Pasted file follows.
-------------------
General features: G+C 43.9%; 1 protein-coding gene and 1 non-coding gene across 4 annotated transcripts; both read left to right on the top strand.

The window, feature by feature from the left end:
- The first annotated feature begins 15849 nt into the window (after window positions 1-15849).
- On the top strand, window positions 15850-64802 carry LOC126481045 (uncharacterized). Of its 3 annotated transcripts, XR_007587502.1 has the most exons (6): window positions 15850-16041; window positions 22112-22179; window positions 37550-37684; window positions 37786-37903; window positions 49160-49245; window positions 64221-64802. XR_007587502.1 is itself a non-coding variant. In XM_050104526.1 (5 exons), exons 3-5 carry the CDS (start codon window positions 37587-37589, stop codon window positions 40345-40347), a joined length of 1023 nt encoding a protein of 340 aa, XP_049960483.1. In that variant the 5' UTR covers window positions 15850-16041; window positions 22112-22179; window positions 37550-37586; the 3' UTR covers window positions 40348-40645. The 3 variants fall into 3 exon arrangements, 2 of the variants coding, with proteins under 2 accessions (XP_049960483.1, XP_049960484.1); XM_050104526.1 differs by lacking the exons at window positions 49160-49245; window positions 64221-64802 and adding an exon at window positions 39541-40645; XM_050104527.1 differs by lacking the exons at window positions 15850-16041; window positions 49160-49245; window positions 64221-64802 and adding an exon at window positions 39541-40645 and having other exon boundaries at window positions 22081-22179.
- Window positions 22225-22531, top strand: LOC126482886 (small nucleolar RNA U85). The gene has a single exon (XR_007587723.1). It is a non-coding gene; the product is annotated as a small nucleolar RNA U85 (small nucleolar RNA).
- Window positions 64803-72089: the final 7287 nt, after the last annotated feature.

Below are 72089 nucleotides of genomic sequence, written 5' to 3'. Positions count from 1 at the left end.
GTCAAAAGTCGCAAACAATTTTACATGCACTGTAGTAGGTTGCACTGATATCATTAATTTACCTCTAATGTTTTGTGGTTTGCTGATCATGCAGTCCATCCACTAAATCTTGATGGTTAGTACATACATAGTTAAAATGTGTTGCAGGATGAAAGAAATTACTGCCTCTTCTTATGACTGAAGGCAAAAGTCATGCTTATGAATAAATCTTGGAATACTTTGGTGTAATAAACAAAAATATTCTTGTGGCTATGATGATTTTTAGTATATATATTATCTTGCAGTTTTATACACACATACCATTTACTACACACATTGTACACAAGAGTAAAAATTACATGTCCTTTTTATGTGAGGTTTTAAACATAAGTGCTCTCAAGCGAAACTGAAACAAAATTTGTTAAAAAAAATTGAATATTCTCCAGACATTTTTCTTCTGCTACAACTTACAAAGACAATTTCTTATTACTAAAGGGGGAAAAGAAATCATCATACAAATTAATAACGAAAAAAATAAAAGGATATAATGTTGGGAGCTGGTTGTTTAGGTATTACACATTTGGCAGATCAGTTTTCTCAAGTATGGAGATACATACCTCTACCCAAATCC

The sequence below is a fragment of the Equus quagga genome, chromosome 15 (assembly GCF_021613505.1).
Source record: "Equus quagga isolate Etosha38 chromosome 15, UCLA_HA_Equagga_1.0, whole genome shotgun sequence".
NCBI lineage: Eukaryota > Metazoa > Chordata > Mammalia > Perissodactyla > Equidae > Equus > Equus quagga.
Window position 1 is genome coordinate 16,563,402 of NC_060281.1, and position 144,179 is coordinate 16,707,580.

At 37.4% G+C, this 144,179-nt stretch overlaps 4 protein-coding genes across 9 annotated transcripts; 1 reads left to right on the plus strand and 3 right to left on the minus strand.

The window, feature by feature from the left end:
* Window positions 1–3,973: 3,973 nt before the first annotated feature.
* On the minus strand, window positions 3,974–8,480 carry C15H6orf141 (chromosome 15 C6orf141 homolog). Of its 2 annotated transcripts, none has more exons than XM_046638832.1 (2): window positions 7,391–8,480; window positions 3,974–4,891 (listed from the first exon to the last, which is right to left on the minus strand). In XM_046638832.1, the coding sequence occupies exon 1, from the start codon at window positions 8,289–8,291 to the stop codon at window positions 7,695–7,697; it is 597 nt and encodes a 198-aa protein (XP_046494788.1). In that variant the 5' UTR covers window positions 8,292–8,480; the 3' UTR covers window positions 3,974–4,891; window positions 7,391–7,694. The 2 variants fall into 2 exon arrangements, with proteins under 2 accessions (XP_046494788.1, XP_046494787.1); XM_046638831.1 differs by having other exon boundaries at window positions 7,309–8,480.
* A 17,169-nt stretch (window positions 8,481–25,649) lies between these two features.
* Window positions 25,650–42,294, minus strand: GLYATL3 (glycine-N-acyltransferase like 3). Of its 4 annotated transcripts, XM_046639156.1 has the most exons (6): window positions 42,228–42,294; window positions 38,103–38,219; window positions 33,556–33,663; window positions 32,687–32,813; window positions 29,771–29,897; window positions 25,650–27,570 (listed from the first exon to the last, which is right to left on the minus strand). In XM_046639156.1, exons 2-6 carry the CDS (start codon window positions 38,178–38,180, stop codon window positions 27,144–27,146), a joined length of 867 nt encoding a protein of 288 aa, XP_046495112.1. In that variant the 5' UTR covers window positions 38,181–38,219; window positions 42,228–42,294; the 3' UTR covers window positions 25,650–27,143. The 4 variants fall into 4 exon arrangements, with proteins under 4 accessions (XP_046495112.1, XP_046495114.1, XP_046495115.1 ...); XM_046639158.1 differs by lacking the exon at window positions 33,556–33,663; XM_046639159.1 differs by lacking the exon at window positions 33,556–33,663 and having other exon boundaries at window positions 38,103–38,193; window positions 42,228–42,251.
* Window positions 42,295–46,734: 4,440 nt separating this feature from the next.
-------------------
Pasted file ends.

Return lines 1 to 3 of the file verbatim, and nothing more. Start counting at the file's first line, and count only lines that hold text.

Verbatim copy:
General features: G+C 43.9%; 1 protein-coding gene and 1 non-coding gene across 4 annotated transcripts; both read left to right on the top strand.

The window, feature by feature from the left end:
- The first annotated feature begins 15849 nt into the window (after window positions 1-15849).